Author: Ana Santos-Carvalho – University of Coimbra, Institute for Interdisciplinary Research & CNC -Center for Neuroscience and Cell Biology, Portugal
- Denise Esteves – Centre for Social Estudies & Institute for Interdisciplinar Research, University of Coimbra, Portugal
The main goal of this paper is to report the preliminary results of a qualitative study on the representations of Science of 60 children between 8-11 years old (K1 – K4), in order to better understand what are the perceptions of these Portuguese students about science, and in what ways do they represent themselves as little scientists.
Methodologically, we have used a modified version of the DAST-C test (Draw-a-Scientist Test Checklist), as well as the children’s description of their own drawings. This study was carried out throughout the evaluation process of the Advanced Courses of Experimental Sciences (ACES) that was carried out by the Institute of Education and Citizenship (IEC). We have made a quantitative and qualitative analysis of children’s draws. In agreement with other national and international studies on this field, the results of this study show that students represent a stereotyped image of science and themselves as scientists. Those images are influenced by experiences inside and outside school. As revealed by other studies the impact of teachers and textbooks has shaped what a scientist should look like and how scientists should behave in the laboratory. In this regard, scientists are drawn in lab coats, indoors, working by themselves, and surrounded by symbols of secrecy and mysticism.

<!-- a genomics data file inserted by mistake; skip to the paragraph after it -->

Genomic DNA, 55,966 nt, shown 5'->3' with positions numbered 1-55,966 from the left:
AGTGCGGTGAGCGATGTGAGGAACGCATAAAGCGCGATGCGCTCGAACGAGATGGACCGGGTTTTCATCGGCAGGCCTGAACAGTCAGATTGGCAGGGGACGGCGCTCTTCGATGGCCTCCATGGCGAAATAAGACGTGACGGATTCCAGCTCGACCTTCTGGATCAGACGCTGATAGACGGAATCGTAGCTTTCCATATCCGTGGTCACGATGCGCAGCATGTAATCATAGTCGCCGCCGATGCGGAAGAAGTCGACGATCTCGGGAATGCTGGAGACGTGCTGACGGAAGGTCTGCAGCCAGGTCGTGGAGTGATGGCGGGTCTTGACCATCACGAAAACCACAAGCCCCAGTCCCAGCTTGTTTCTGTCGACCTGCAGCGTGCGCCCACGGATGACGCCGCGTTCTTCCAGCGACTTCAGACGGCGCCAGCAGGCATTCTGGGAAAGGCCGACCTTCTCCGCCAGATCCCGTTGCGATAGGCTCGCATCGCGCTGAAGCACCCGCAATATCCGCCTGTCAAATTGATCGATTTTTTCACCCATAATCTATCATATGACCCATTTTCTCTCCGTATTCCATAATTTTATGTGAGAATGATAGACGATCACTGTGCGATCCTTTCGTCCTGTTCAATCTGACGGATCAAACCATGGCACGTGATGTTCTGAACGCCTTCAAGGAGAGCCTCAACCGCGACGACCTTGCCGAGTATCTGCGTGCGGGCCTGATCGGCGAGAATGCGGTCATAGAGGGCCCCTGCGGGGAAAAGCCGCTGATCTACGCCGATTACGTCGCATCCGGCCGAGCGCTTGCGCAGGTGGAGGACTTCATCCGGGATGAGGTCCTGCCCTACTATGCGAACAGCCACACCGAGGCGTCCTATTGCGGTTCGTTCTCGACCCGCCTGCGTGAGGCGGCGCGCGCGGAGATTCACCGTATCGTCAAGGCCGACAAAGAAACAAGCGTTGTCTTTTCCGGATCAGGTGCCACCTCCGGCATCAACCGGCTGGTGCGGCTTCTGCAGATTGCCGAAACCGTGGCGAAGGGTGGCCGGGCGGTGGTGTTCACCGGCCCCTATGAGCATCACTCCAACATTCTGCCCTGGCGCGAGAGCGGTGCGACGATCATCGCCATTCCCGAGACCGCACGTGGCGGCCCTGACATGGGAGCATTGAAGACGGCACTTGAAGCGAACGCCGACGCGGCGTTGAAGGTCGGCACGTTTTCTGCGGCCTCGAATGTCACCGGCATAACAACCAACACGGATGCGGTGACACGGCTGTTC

We propose that the studied science courses must include elements, practices, and contexts that may encourage children to deconstruct the role and the profile of scientists in society, such as implementing more collaborative practices inside the laboratory; broadening the profile of the scientist (e.g. social scientists); expanding the scientific plateau towards outside the laboratory. We believe that only a deep understanding of this topic will enable teachers, researchers, parents, and policymakers to develop tools to support children and young people to take a disruptive and critical scientific role in Portugal.
The author has not yet submitted a copy of the full paper.
Presentation type: Visual presentation